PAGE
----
Investigation of intestinal ecosystems with probiotics and prebiotics

Current & Past Funding

National Institutes of Health
California Dairy Resarch Foundation
National Institutes of Health
American Diabetes Association 

Pre- and Probiotics are added to foods and beverages to confer health benefits in the human digestive tract. We are employing these dietary components to study the interactions between bacteria and the host which influence immune function and digestive health. Probiotic Bifidobacterium and lactic acid bacteria (LAB) in the genus Lactobacillus are being investigated for their adaptations to plant and dairy matrices to understand how food carriers and host diet effect intestinal persistence and interactions with intestinal epithelial and immune cells and the native microbial communities residing in the gut.  Our studies on prebiotic ingredients are establishing the effects of fermentable fibers on intestinal community composition, including Lactobacillus and Bifidobacterium species, and the mechanisms by which those microorganisms can influence health.

Lactic acid bacteria (LAB) associated with plants and plant-based fermentations

Current & Past Funding

Fermented food processors
California Department of Food & Agriculture


LAB are essential for the production of many fermented plant-based food and beverages.  These fermented foods are important components of the diet in many human cultures worldwide. At present, the niche specificity of LAB strains for growth and survival on living plant tissues is not well understood.  In our lab, we study the specific adaptations of LAB to plants and the microbial community succession events which occur during plant tissue fermentations. This knowledge will result in improved management of food, feed, and fuel fermentations and establish the relationships between LAB integral to our food supplies and the LAB colonists of the human gut.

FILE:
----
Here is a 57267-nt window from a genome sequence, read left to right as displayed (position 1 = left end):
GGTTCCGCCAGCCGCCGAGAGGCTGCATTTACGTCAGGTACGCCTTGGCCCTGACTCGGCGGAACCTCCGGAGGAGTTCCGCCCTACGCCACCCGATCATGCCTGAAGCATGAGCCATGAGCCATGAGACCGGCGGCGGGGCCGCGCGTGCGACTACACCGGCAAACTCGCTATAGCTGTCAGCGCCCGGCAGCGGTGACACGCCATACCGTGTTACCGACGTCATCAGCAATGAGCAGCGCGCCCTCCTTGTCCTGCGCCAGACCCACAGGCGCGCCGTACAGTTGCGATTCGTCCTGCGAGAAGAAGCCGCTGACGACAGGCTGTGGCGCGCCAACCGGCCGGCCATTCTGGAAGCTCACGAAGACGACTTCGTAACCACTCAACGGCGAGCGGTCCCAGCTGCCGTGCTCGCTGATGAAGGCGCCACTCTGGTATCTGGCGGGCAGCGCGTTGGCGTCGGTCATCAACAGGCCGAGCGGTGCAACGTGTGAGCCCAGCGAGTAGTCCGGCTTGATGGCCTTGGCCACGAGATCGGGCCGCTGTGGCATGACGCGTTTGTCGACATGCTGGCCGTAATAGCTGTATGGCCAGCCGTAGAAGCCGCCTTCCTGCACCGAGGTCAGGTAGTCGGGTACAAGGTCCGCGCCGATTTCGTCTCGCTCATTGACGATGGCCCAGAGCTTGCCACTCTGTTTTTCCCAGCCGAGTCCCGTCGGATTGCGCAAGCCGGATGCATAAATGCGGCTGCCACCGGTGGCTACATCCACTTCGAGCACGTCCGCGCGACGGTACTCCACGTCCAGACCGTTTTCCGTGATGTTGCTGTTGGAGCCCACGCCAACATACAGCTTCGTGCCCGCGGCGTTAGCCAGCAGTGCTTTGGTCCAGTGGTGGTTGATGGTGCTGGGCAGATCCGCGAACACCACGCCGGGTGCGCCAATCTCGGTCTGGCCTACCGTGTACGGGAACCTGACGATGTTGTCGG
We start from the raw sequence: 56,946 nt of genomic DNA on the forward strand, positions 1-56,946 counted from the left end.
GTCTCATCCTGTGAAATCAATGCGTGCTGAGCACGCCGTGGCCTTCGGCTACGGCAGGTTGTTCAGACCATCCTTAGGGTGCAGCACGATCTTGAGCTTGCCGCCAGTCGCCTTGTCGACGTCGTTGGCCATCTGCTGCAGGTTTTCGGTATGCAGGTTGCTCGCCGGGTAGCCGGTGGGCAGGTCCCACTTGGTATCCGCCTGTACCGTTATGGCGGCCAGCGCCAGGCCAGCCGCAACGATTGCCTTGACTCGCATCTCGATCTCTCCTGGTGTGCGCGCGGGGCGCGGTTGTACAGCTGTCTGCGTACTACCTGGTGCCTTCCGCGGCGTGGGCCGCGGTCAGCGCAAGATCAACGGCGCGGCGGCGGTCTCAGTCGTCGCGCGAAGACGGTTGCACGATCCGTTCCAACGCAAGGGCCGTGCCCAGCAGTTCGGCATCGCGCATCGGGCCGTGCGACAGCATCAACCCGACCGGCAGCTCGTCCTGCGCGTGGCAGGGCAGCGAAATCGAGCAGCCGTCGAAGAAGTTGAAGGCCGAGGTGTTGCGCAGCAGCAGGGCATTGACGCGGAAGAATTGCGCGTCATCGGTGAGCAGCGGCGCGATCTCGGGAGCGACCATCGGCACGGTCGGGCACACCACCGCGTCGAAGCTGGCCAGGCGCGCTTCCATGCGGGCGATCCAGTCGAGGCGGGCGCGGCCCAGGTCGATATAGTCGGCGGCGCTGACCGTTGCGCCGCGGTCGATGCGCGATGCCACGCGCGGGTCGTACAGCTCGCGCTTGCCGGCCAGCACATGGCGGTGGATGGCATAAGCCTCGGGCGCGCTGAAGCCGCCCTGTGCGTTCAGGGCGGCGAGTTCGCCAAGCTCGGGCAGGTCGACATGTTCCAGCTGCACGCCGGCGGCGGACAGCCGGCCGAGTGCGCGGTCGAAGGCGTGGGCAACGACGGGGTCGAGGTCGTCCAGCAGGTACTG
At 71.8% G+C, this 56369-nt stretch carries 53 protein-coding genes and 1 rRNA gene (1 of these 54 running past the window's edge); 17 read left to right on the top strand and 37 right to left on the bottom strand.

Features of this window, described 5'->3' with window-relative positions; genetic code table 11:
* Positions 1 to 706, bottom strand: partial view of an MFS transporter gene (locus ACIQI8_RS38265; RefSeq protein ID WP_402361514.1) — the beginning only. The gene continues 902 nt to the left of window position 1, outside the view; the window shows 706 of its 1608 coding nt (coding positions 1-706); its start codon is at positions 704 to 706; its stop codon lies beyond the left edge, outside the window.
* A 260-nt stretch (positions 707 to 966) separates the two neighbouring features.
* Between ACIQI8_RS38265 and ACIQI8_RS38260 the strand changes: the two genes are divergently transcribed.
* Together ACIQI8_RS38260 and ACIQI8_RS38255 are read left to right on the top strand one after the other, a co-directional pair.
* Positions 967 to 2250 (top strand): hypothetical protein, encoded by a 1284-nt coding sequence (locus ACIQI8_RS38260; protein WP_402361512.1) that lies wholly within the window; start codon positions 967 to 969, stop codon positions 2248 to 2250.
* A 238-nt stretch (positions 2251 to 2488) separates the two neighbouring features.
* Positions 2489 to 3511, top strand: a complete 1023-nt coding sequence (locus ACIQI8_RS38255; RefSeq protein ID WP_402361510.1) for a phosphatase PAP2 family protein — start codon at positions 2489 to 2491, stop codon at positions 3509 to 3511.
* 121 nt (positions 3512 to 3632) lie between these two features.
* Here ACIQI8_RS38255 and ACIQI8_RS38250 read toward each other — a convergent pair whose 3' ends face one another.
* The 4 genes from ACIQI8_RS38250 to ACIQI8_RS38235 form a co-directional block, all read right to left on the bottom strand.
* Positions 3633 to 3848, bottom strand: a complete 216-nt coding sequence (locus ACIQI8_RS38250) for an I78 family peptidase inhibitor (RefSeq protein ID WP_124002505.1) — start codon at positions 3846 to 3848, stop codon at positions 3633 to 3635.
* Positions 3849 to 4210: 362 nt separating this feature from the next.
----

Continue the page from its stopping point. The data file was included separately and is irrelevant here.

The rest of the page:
Promoting food safety and quality through microbial community management

Current & Past Funding

Center for Produce Safety
California Almond Board
UC Davis RISE program

Food borne illness is associated with the consumption of fresh fruits, vegetables and nuts contaminated with human pathogens. We are studying the effects of the native microbiota inhabiting fresh produce on human pathogens which might come into contact with those plants in the field. These studies also include molecular genetic analysis of specific lactic acid bacteria (LAB) which serve as potential antagonists of human pathogens or are otherwise important for quality control in food industries.

Similarly we are applying modern high-throughput methods to identify and quantify the bacteria in dairy processing chains for rapid and accurate assessments of milk quality and safety.

Current & Past Funding: California Dairy Research Foundation